Written in collaboration with Tony Bennett
In recent years, the likes of John Pilger have raised awareness of the suffering that Aboriginal people continue to experience as a result of colonialism. This phenomenon of people being systematically dispossessed, dislocated and discriminated against in an apparently liberal democratic country is shocking.
As part of ‘A Cross-Cultural Working Group on “Good Culture” and Precariousness’, a collaborative project between academics and non-academic community members in Ashington, Northumberland, UK and Aboriginal communities around Brisbane, South East Queensland, we spent one month in Brisbane trying to identify and develop cultural responses to insecure circumstances capable of promoting well-being. In doing this, we were consistently struck by three related things: the invisibility of the Aboriginal population in urban centres, the continuing efforts of dispossession and dislocation of Aboriginal people in rural areas and the importance of land to the well-being of Aboriginal people.
We attended protests against plans to remove and resettle potentially hundreds of Aboriginal communities in rural Western Australia, which has been justified by the claim that living in such communities is ‘a lifestyle choice’. For us, this highlighted how badly governments understand people’s interests and how brazenly governments are willing to claim land for material exploitation.
The relationship between a group of Aboriginal people, a particular piece of land and a particular set of laws is central to well-being in a fundamental sense. It’s not just that people feel an attachment to a piece of land, it’s that Aboriginal people were and are shaped by virtue of their specific relationship with that land. Aboriginal law, which governed the actions and interactions of people, is centred upon a custodial relationship between a particular group and a particular land. Without the land, people lost their law.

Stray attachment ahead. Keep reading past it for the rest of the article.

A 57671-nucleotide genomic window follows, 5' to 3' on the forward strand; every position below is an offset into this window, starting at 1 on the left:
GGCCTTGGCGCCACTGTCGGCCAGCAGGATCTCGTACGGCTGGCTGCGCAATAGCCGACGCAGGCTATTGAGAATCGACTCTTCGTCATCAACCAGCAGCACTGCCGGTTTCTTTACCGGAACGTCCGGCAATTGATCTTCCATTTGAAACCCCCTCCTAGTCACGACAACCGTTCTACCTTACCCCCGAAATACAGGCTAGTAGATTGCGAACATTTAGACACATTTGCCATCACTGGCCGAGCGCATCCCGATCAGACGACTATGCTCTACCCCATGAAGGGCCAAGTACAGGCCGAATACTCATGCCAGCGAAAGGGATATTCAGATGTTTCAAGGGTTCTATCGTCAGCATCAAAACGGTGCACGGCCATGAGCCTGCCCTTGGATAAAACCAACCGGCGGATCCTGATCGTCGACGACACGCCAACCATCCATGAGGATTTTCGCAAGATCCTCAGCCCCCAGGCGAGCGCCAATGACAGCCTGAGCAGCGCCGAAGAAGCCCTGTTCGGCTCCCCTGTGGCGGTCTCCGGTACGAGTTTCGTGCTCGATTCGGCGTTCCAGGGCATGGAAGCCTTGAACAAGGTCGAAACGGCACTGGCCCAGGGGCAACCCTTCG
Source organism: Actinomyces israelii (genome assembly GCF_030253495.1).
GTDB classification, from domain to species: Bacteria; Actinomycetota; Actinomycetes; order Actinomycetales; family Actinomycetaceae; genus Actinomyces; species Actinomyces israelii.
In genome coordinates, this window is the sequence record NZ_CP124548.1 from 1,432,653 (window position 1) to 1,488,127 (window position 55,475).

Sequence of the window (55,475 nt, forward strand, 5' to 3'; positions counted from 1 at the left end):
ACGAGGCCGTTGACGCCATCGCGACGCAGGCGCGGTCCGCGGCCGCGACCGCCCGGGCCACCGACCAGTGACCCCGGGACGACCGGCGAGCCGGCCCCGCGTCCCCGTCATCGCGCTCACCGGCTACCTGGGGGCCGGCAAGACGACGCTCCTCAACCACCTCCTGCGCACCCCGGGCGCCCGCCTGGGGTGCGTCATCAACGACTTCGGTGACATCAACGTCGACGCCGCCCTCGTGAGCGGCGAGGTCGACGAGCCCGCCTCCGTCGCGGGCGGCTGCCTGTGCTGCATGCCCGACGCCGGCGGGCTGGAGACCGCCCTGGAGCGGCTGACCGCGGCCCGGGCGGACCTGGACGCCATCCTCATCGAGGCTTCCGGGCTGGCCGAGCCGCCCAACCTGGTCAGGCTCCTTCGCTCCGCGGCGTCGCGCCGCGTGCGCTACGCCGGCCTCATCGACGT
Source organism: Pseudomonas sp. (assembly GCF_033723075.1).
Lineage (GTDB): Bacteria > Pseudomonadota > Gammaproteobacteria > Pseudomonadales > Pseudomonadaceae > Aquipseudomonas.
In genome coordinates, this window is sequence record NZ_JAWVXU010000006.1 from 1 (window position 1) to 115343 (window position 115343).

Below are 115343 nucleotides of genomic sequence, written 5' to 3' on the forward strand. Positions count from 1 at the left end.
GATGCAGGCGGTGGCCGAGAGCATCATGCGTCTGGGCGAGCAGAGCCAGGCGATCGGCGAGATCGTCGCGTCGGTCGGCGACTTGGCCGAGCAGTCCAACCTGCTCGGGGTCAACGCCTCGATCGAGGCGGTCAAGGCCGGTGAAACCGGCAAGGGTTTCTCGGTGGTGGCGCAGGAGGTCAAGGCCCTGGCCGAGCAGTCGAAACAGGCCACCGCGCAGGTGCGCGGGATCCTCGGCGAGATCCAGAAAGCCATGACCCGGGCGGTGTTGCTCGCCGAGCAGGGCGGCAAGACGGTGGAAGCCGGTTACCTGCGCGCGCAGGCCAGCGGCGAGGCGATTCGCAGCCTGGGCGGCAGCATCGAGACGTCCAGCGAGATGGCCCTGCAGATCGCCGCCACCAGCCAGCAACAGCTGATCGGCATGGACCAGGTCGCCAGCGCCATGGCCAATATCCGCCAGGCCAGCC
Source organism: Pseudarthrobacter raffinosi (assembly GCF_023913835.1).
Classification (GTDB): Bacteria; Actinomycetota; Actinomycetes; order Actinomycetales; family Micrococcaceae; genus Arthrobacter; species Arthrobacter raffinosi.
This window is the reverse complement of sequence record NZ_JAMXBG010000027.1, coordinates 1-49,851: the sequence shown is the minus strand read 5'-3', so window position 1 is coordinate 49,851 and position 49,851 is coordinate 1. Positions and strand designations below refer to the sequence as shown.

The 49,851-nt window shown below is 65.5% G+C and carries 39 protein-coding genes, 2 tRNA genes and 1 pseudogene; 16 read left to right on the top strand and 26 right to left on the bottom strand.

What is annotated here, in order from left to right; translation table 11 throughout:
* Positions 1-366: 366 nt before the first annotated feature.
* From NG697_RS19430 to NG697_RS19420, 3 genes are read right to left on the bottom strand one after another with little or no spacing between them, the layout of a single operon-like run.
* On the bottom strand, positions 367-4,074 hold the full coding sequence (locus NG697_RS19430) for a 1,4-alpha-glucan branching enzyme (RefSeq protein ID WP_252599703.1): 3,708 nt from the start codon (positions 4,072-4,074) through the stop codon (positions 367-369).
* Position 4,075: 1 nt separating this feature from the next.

Quite aside from the loss of a sense of meaning and purpose, Aboriginal people lost a social structure that enabled them to predict and plan their lives. This structure allowed for a sense of development and progression as knowledge and status was gained. Additionally, the kin system ensured that people could draw on resources under periods of scarcity in what amounted to an informal welfare system. The skin group system, in which people were allocated a group at birth in order to prevent incest by prohibiting people of the same skin group marrying, ensured that people could look forward to marriage and reproduction without the anxieties faced in a self-directed system such as ours.
This is not to say that we should romanticise traditional Aboriginal society in any way, shape or form. However, we should accept that there was something much more fundamental than song and dance about the loss of traditional shared understandings and identities. By making some big things predictable and controlling certain contingencies Aboriginal culture enabled people to achieve security.
It is in this broader context that we have come to appreciate the emphasis on and connection with the land among Aboriginal people. It is striking that they see their liberation as being bound up with being able to re-establish what they regard as an almost timeless relationship with the land.
For us, it is apparent that our relationship with the land is an ambivalent one. While, as Northumbrians, there is an emotional connection with the land and the various features which make Northumberland the area that it is, there is also a great sense of anxiety and uncertainty.